The Jolly Librarian Considers Leaving

Last night, instead of going home, I took a drive through the countryside and thought about the day. Allison had come in my office a few hours earlier. Just finished with her student teaching, she was going on interviews. She had one at a middle school yesterday morning, and she had not been back in the office long when the school called to offer her the job.

Now I knew this was coming. For one thing, the whole reason she moved to Nashville was to earn her teaching certificate and start her career in education. For another, she is so bright and personable that it’s hard to imagine that anyone wouldn’t snap her up in a heartbeat. So I wasn’t surprised, but I am sad that she’ll be leaving us.

Of course, leaving is the one constant in academic life. If everything goes according to plan, students move on to universities and jobs. Graduate students at other colleges work as tutors and adjuncts and then return to their home cities or start new careers.

Yes, leaving is a constant at a college, but the idea has become more bitter than sweet recently. When I first came to NSCC, I was in my 20’s. Now only a handful of people have been here longer than I. In the past year, three of my closest colleagues have retired, another is moving away, and two more have died. There is a sense of being haunted in the halls by the people I have laughed, argued, and sometimes schemed with.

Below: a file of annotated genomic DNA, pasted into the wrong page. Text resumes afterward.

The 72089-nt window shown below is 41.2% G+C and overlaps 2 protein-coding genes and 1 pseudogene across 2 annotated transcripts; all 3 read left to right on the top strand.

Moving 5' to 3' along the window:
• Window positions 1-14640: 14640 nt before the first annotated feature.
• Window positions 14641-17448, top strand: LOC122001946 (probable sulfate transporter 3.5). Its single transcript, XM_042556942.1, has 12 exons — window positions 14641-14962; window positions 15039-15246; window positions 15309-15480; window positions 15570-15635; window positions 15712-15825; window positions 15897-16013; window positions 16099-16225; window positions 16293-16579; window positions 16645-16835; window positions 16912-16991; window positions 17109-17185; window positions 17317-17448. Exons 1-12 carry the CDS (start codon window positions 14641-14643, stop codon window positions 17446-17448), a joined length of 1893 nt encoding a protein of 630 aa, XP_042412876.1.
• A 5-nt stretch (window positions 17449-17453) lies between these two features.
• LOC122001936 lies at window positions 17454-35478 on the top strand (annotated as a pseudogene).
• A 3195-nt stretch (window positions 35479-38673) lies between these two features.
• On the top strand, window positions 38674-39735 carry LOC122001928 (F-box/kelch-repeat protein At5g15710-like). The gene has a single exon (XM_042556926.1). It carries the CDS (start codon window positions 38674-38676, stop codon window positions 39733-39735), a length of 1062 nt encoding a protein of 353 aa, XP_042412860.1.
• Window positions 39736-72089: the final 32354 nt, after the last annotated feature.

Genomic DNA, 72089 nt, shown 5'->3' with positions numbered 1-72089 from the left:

And new people don’t replace the old; instead they tend to superimpose upon one another. A student will ask a question, and I’ll hear Rosetta’s wise words before I answer. Another student is yelling into his cell phone; I remember Deborah announcing over the loud-speaker, “No cell phones in the library” before going over to ask him to quiet it down a bit. And no matter how many Assistants to the President come after Eileen, it will be her pretending to talk into her wristwatch phone when mentioning Dick Tracy at the Board of Regents that I’ll see.

As a child with half my family in England, I believed it was easier to be the leaver than the left. The leaver had places to go, new tasks to tackle. The left returned to the same places, just without the leaver, and nothing to distract her from the missing.    All these years later, I still think so.



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